After summer trip to Japan, I was smashed by the incomparable Japanese author Haruki Murakami. Murakami’s world is one of imagination. In his world, he can make mundane seem surreal and the surreal seem mundane.
But I think there is an echo of longing and loneliness in his work. “The year of Spaghetti” is in my mind the best. “Firefly” is also one of the best for me. I was reading it over lunch break and I was nodding off in some parts, but I don’t get lost (amazingly). It talks about young love, love lost, letting go. I like the metaphor on the firefly. I don’t want to spoil it by rambling on the story, so just read it for yourself:
“I opened the lid of the jar, took out the firefly and put it on the edge of the water tower that stuck out an inch or two. It seemed as if the firefly couldn’t grasp where it was. After making one bumbling circuit of a bolt, it stretched out one leg on top of a scab of loose paint. It tried to go to the right but, reaching a dead end, went back to the left. Slowly it clambered on top of the bolt and crouched there for a time, motionless, more dead than alive.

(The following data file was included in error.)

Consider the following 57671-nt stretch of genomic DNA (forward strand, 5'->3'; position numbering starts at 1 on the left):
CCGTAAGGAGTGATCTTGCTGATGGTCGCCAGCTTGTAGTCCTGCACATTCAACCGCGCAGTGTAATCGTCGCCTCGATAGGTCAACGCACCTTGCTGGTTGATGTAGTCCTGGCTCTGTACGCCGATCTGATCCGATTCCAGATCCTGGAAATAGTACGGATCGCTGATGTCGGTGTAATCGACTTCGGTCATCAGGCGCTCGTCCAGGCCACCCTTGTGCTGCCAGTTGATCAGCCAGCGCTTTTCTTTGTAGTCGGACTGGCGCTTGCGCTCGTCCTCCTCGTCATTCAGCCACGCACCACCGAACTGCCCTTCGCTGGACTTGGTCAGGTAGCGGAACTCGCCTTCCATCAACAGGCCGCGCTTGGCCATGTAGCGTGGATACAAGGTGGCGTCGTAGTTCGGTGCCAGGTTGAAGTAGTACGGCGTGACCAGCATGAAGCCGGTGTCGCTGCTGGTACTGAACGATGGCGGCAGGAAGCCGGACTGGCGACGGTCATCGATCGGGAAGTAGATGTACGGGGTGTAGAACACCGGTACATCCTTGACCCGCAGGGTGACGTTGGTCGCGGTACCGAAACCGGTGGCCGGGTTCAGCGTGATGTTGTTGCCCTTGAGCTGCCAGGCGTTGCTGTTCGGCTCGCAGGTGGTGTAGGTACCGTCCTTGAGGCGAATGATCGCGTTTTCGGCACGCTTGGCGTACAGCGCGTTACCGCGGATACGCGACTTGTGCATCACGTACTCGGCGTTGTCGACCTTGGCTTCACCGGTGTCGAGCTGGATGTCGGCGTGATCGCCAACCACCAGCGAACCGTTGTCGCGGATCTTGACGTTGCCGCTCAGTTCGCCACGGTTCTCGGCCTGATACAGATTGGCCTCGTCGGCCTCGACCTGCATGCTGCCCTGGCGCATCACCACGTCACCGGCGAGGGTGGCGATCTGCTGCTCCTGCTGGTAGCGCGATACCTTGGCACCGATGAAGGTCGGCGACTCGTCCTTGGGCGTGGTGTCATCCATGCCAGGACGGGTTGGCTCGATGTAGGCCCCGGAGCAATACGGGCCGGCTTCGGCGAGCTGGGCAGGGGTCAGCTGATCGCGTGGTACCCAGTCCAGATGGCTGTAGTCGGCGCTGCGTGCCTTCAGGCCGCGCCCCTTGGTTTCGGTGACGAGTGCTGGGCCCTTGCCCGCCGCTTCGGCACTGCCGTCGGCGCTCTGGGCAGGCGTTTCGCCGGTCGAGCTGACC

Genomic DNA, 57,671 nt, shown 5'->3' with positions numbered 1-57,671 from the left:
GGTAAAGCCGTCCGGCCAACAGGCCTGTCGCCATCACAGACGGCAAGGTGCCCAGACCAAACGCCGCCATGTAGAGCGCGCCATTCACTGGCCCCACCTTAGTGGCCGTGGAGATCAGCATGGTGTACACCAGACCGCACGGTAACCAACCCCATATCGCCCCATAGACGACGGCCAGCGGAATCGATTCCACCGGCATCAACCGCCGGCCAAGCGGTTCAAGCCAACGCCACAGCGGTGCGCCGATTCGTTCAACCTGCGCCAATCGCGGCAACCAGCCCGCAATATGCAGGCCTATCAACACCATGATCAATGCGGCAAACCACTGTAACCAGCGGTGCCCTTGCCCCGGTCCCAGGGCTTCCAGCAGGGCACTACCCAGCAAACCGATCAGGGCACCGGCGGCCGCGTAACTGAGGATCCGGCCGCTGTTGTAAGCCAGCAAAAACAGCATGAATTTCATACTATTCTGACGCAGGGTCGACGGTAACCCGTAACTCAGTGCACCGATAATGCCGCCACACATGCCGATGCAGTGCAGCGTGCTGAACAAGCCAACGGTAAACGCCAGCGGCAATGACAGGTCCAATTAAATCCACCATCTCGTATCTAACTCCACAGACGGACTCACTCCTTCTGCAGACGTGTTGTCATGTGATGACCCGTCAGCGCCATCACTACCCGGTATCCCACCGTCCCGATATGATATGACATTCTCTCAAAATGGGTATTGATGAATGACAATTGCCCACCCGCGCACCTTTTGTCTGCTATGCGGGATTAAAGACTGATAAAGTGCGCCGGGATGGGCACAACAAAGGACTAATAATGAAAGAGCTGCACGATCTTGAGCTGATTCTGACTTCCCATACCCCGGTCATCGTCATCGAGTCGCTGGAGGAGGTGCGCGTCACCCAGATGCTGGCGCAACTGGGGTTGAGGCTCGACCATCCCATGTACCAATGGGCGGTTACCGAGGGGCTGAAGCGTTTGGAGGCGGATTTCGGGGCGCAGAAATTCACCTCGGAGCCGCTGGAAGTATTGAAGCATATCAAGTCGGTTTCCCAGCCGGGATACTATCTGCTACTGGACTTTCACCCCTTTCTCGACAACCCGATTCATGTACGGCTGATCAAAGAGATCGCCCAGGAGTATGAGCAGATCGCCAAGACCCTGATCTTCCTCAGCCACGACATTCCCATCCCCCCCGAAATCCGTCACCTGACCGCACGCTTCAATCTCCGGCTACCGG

Leaning against the railing, I gazed at the firefly. For a long ti,e the two of us sat there without moving. Onlythe wind, like a stream, brushed past us. In the dark of the countless leaves of the zelkova rustled, rubbing against each other.
I waited for ever.
A long time later, the firefly took off…
Long after the firefly disappeared, the traces of its light remained within me. In the thick dark behind my closed eyes that faint light, like some lost wandering spirit, continued to roam.
Again and again I stretched my hand out towards the darkness. But my fingers felt nothing. That tiny glow was always just out of reach.”
Beautifully translated without any of these awkward idioms and expressions typically found in a translation, kudos to Philip Gabriel and Jay Rubin.
Listen to: “Dance of the Fireflies”